Agents from Australia’s Federal Police arrived at her door on a Tuesday morning in June, armed with a search warrant. The raid began in her bedroom. They went through everything: bedside drawers, the bed itself, her closet, the pockets of her clothes, her handbags, her underwear. They looked inside DVDs she didn’t even know she owned anymore and paged through all the books on her shelves. They rummaged through Christmas decorations, searched her sewing basket, and pulled down picture frames. It went on for seven hours, and it might have gone unpublicized but for one twist. Its target was Annika Smethurst, the national political editor of News Corp., the media giant owned by Rupert Murdoch. The raid of her Canberra residence came one year after she had reported that Australian federal law enforcement was seeking to expand its surveillance capabilities by gathering information on citizens’ phones and computers. The following day, the federal police struck again—seizing records from The Australian Broadcasting Corp., the nation’s public broadcaster, for reporting on the operations of Australia’s special forces in Afghanistan, which included the killings of unarmed men and of children. Police also obtained the personal travel records of Daniel Oakes, one of the ABC correspondents who broke the Afghanistan story, from Qantas Airways.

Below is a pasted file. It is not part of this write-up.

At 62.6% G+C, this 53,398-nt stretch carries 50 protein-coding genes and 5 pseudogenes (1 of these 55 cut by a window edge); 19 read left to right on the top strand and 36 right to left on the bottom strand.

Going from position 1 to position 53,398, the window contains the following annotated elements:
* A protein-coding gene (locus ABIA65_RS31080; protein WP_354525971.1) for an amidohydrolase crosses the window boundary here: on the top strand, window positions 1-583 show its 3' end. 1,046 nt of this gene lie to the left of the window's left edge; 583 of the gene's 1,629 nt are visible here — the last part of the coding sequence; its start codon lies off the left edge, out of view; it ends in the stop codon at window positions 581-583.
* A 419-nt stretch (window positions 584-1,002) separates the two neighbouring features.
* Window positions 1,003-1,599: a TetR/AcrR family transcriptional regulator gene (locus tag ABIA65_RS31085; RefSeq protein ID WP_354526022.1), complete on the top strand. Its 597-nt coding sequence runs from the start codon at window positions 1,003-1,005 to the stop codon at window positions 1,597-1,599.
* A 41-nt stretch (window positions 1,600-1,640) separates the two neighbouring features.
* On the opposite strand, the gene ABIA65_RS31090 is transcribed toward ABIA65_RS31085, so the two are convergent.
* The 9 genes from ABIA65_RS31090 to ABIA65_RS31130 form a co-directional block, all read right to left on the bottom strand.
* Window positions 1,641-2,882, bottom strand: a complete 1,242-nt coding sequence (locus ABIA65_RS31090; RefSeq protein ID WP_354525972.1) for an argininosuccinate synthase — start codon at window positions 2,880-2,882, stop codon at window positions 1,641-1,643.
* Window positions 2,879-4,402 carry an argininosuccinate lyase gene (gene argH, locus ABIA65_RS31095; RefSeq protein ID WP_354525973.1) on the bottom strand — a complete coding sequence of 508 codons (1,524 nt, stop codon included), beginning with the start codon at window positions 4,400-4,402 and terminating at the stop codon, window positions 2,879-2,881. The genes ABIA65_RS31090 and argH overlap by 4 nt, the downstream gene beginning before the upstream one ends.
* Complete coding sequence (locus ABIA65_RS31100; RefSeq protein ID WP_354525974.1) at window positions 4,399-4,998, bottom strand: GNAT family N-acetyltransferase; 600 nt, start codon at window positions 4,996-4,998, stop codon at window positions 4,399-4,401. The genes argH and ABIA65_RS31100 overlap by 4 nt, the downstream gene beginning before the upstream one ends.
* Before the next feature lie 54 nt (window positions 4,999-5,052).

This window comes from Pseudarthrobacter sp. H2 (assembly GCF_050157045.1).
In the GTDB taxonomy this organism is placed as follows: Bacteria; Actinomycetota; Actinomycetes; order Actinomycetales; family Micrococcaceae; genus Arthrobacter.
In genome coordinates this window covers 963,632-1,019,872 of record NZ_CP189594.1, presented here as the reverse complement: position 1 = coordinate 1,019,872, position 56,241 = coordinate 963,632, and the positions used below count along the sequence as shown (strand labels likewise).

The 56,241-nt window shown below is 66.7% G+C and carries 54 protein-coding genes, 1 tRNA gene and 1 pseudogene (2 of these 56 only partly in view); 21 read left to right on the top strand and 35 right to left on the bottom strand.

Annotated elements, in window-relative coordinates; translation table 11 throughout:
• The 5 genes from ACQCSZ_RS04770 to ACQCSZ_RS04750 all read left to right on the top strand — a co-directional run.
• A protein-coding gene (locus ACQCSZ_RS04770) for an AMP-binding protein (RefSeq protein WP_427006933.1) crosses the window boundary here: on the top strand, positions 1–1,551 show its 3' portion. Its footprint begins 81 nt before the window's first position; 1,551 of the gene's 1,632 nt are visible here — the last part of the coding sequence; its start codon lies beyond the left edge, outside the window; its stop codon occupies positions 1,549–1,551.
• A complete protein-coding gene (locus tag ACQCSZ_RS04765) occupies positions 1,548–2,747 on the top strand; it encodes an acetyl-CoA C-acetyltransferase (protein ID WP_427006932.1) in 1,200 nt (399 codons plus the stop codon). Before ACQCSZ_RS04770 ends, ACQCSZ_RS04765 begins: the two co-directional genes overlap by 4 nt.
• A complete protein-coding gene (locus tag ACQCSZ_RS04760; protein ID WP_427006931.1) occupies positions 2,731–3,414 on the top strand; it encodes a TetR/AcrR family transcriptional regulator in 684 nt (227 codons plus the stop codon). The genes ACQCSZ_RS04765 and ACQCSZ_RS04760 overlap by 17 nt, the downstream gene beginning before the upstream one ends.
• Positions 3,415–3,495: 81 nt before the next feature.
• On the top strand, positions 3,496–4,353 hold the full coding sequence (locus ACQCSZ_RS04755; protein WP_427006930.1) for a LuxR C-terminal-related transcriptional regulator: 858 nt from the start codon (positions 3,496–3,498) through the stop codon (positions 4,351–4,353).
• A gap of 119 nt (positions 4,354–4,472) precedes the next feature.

Journalists have been quick to condemn the raids and seizures as violations. More worrisome was whether they were meant as warnings. In recent years, Australia has passed more than sixty laws curtailing freedom of the press in the name of “national security.” Reporting by Smethurst and the ABC was clearly in the public interest, and the raids shocked media-watchers in this laidback land of sunshine and the “fair go,” a sort of national slogan that captures the ideal of egalitarian justice and opportunity. What does it mean when a country that calls itself a democracy attacks one of democracy’s defining principles?
Courtney C. Radsch, an advocacy director at the Committee to Protect Journalists who writes on press restrictions in Australia, says that she is hearing “a lot about what people are calling the criminalization of journalism.” Johan Lidberg, an associate professor of journalism at Monash University in Melbourne, calls Australia “a real enigma” when it comes to press freedoms. “I’ve lived here for twenty-one years, and the longer I live here, the more complicated it seems.” In June, he warned of the threat that recent regulations on the press pose, noting that the balance between the protection of civil liberties and the power of governmental authority is tipping dangerously toward the latter. He is one of many media experts advocating for either a constitutional amendment or federal legislation that explicitly protects media freedom and freedom of speech.
Both News Corp. and ABC have challenged the raids in court, but federal officials have defended them. “No sector of the community should be immune for this type of activity or evidence collection more broadly,” Australian Acting Commissioner Neil Gaughan told the ABC News Channel. “This includes law enforcement itself, the media, or indeed, even politicians.” Speaking to journalists in London, Prime Minister Scott Morrison said the raids had occurred without his government’s knowledge and that “Australia believes strongly in the freedom of the press.” But, he added, “There are also clear rules protecting Australia’s national security and everybody should operate in accordance with all of those laws passed by our parliament…. It never troubles me that our laws are being upheld.”